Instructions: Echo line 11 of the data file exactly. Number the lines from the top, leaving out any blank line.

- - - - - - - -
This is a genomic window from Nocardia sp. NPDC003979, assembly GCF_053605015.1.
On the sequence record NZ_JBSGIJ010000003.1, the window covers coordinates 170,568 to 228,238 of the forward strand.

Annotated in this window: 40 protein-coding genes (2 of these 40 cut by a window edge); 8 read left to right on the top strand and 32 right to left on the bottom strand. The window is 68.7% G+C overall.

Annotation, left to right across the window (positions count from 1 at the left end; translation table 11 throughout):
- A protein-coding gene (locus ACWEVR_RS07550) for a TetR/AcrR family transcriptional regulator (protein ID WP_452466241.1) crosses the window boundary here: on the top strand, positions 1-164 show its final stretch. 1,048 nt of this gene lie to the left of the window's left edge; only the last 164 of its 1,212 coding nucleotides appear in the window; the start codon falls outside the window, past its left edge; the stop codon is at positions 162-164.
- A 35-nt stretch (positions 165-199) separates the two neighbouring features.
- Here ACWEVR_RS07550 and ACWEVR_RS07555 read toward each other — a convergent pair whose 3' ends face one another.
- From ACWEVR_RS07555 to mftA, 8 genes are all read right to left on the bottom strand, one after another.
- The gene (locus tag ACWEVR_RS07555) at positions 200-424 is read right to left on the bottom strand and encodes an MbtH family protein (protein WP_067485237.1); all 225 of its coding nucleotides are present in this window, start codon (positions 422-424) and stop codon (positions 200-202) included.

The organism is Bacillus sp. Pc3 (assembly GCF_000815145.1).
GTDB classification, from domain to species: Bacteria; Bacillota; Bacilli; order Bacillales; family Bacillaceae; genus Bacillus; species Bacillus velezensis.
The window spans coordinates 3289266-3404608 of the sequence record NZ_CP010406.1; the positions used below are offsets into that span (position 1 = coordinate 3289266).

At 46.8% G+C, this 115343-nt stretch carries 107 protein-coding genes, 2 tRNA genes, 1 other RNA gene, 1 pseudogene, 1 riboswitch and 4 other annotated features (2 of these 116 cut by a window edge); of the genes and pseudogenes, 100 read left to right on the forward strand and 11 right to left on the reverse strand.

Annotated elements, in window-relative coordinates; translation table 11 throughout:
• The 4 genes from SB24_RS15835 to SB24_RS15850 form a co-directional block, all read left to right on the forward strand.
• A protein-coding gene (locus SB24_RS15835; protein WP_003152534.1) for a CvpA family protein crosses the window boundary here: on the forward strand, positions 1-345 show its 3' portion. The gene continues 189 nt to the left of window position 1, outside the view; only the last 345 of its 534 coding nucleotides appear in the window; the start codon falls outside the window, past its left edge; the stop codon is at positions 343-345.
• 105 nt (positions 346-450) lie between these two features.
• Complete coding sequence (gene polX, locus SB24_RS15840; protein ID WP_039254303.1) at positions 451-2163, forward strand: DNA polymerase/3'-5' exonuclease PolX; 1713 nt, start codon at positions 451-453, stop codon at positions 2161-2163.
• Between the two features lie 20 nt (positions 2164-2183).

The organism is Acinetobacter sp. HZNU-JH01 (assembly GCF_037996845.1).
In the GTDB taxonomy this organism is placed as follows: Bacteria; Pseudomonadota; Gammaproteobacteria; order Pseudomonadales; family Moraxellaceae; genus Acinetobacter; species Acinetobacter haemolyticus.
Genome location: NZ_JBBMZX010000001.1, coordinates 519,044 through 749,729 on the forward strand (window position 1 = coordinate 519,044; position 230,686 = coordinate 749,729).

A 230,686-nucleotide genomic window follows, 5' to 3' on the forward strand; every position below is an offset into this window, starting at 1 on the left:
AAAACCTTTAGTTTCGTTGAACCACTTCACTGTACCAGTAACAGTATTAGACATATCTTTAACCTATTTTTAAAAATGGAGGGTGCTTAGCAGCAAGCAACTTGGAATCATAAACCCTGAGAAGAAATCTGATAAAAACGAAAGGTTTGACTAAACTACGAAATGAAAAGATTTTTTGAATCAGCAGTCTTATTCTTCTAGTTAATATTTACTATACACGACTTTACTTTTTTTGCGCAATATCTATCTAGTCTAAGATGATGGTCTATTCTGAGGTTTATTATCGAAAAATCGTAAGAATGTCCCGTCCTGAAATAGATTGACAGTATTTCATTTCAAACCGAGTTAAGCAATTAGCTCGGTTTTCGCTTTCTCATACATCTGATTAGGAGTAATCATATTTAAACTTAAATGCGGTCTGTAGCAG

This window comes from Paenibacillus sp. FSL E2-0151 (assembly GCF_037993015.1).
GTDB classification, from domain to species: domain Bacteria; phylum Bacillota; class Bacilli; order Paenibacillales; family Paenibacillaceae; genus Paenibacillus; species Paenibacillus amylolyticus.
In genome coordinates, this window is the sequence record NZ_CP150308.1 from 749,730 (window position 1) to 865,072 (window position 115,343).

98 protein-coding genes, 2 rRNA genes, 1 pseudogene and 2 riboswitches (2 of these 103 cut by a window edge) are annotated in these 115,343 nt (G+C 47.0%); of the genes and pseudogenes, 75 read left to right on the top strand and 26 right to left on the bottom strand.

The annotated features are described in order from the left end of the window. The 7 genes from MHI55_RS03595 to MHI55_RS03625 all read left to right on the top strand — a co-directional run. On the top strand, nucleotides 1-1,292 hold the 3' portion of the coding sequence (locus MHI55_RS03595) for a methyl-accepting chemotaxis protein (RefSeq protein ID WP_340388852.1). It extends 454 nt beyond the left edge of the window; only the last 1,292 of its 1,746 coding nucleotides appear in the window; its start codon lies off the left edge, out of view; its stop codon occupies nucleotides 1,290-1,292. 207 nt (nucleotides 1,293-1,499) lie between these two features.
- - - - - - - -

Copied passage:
GTDB classification, from domain to species: Bacteria; Bacillota; Bacilli; order Bacillales; family Bacillaceae; genus Bacillus; species Bacillus velezensis.